I have ripped out the rotten wood of the slide and installed a temporary floor (particleboard and too thin, but I had it available) just to use it recently before taking it in for a second opinion repair. The first RV center is estimating about $8K. I bought it for $8K in 2012 though it was probably worth $12K at the time. I could probably handle the replacement of the floor with the appropriate material, and thinking perhaps marine-grade plywood and applying expoxy on the bottom and outside edges may help it to last.

My concern is I think the floor beyond the slide also has some damage. It is "springy" in one place. My weekends are limited in time and I am not a carpenter so I am concerned that the more I start tearing into, the more work I am going to have to do and may get above my skill level (and patience!).

Now to the crux of my question. My wife and I plan to retire in two years and at that time, purchase a Class C at which point I no longer need the travel trailer. Do I fix it to sell or try to sell it as-is now? Unless I do it myself, at what point is the cost of repair taking a greater loss than selling it as-is? Is there a market for "fixer upper" TTs? I can live without having a camper for two years so that is not a factor in the decision.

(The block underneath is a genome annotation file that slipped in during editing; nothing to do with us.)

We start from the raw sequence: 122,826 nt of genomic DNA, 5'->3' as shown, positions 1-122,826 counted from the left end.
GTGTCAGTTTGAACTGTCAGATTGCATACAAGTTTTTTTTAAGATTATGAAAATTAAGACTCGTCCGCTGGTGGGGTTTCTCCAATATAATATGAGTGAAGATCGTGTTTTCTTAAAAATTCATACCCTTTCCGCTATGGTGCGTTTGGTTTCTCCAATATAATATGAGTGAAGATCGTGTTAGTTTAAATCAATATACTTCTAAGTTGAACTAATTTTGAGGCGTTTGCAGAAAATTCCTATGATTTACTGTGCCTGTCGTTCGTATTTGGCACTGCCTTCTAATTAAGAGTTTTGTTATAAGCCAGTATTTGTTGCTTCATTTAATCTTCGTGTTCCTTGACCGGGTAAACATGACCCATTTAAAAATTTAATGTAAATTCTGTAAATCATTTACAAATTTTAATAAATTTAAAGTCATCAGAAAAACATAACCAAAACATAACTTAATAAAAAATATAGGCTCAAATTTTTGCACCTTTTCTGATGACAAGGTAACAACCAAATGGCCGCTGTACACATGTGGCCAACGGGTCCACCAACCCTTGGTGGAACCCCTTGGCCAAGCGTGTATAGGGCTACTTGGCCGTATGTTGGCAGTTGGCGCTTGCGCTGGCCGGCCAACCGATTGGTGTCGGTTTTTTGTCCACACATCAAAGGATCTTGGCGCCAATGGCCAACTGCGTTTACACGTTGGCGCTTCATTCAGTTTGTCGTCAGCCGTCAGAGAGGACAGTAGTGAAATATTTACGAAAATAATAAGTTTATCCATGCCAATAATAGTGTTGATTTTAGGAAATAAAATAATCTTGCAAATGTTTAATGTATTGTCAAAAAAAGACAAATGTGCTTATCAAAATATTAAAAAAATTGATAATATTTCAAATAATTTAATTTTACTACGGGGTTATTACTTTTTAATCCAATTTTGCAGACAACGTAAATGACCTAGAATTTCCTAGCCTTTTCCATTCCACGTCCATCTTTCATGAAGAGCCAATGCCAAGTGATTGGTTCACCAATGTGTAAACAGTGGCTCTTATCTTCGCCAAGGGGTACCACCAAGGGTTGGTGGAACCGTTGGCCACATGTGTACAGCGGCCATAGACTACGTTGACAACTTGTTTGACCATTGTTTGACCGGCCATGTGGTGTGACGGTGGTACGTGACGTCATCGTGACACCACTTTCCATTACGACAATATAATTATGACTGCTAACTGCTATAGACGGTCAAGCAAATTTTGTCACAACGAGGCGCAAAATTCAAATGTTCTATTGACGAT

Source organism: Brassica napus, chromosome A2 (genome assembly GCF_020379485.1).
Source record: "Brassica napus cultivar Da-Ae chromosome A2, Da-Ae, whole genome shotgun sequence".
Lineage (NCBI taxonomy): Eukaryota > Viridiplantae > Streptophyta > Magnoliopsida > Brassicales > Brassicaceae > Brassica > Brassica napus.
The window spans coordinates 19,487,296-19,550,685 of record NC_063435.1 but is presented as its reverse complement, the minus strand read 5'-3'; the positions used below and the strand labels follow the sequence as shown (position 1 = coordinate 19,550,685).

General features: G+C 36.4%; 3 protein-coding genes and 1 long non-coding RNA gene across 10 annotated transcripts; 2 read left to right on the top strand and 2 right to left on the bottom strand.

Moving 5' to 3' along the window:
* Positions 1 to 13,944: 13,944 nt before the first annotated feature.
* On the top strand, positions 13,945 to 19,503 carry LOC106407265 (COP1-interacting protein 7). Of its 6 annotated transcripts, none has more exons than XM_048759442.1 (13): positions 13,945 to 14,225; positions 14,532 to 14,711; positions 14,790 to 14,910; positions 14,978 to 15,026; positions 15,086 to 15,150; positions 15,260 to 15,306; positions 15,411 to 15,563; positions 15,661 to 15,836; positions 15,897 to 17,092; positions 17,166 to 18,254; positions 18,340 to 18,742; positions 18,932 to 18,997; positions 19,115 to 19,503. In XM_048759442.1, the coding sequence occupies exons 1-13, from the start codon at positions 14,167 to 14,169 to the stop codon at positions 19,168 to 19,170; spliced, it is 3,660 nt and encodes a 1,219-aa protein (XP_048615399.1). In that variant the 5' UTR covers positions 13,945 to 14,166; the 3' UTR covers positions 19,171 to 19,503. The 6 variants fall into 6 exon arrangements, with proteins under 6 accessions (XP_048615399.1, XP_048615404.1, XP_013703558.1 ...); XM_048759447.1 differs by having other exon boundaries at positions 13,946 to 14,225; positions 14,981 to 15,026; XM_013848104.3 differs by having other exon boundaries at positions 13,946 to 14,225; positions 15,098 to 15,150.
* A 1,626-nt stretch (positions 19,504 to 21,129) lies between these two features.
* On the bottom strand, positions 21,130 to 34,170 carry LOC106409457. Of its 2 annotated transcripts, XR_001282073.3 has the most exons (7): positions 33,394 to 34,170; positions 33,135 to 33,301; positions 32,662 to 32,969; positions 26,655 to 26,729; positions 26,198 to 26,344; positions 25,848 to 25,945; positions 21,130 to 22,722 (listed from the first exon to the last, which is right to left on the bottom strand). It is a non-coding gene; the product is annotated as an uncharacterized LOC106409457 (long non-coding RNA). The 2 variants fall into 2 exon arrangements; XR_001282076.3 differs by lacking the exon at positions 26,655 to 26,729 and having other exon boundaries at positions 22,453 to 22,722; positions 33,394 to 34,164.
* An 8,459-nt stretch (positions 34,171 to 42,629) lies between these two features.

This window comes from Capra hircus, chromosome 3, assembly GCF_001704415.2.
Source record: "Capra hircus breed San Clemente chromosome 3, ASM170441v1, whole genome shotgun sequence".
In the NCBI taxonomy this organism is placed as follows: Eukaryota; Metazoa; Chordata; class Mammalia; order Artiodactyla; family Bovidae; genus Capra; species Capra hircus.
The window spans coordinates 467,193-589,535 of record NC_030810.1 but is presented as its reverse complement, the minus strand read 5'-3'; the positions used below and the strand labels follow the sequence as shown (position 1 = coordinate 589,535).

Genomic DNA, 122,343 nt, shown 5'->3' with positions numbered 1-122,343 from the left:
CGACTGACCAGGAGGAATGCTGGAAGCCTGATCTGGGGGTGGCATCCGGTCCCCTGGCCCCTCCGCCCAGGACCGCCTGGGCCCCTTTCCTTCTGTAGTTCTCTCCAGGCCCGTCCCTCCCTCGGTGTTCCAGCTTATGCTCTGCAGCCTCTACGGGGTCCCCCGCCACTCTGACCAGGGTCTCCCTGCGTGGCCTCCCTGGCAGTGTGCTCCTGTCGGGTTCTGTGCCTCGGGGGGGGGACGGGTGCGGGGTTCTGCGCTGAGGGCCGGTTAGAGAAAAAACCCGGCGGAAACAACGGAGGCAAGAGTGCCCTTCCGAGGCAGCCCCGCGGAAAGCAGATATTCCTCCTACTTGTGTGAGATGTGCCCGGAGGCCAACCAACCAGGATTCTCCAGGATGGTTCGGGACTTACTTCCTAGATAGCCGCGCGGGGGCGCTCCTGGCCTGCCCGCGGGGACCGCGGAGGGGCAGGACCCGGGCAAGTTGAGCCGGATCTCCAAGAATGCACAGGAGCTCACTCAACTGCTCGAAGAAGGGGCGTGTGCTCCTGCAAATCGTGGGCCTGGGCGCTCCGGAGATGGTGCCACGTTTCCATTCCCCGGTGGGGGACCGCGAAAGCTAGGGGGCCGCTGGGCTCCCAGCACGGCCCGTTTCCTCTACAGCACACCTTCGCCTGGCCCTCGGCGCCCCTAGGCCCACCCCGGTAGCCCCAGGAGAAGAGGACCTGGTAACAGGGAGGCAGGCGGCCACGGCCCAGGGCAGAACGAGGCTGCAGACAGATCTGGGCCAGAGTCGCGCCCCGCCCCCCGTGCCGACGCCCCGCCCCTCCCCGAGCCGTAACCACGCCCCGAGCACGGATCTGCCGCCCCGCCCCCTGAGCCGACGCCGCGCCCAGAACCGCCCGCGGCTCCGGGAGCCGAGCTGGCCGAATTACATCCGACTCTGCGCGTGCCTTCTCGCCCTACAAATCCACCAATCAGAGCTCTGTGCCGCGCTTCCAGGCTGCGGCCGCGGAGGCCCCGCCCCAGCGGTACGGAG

The current "low retail" value on NADA Guides is $7950, and I see there is a similar model for sale, though slightly smaller, near me at a dealer (same year) for $7K. So, if I fix it up completely, I would likely get what I originally paid for it or at least something close. I have no idea what it might be worth in its current condition, however.

Thoughts? Any sound advice from the already initiated are welcome!

Regards,

Stuck between the proverbial "rock and a hard place" Andy
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Old 09-25-2018, 09:18 AM   #10
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I would sell it as is since you have limited time and ones you start you will look into high costs and hours spent on repairs. You will not get the money back you invest for repairs and time unless you plan on keeping it for a longer term. Since you plan on getting a class c, I would sell it sooner than later.
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Old 09-26-2018, 05:13 AM   #11
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Thanks Sky318!